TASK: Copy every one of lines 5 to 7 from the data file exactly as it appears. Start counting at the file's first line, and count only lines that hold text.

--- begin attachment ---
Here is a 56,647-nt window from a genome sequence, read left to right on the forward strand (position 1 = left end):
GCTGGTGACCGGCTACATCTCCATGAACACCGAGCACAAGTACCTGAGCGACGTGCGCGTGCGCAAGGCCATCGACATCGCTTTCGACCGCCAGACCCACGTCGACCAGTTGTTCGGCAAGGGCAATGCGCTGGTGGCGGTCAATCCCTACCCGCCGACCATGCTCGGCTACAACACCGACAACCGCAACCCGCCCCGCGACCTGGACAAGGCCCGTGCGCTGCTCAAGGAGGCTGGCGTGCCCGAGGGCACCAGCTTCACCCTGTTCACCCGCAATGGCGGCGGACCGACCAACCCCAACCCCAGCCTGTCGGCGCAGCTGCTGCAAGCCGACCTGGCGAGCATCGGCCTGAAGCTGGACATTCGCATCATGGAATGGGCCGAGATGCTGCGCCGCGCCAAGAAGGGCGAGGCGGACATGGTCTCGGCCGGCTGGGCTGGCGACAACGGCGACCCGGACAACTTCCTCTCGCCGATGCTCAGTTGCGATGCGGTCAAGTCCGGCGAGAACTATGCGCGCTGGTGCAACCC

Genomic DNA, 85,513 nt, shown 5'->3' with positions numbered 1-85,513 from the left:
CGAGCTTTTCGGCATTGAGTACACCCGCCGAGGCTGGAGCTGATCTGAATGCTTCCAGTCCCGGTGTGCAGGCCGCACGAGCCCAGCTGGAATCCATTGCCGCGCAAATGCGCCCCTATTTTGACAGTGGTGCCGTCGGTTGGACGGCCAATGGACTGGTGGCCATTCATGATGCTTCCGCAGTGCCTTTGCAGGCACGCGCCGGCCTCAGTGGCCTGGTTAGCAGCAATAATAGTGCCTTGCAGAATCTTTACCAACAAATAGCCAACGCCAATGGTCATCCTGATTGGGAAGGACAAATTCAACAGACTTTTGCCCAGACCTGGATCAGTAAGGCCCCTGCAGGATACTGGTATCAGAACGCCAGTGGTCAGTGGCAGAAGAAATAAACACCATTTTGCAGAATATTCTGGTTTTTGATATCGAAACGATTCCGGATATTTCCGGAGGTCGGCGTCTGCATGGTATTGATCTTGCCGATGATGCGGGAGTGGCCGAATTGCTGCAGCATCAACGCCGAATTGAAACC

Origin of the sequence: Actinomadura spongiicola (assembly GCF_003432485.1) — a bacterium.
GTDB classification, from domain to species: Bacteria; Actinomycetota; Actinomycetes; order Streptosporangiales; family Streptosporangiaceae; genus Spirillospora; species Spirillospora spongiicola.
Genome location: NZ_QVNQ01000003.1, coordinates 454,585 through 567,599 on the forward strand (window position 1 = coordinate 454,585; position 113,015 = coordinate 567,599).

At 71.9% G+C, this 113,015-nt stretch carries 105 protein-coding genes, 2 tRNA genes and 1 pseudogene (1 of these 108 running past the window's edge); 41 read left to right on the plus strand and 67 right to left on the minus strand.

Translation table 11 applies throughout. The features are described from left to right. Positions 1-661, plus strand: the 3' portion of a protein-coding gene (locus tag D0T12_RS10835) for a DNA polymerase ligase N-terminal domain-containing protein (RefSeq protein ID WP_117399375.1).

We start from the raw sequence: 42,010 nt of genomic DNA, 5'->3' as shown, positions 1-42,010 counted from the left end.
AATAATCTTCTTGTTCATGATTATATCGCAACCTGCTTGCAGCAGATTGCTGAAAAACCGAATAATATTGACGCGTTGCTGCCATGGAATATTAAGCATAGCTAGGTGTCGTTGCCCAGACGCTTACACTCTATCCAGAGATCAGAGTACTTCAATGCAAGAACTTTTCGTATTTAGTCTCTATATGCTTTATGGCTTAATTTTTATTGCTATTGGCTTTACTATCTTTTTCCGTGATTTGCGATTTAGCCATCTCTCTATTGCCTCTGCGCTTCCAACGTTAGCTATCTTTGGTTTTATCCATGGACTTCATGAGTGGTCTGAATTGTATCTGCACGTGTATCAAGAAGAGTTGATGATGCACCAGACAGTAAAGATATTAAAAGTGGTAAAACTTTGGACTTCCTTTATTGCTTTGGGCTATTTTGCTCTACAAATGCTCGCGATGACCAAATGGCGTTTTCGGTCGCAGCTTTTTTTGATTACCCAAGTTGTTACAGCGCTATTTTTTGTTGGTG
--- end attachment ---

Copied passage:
Origin of the sequence: Actinomadura spongiicola (assembly GCF_003432485.1) — a bacterium.
GTDB classification, from domain to species: Bacteria; Actinomycetota; Actinomycetes; order Streptosporangiales; family Streptosporangiaceae; genus Spirillospora; species Spirillospora spongiicola.
Genome location: NZ_QVNQ01000003.1, coordinates 454,585 through 567,599 on the forward strand (window position 1 = coordinate 454,585; position 113,015 = coordinate 567,599).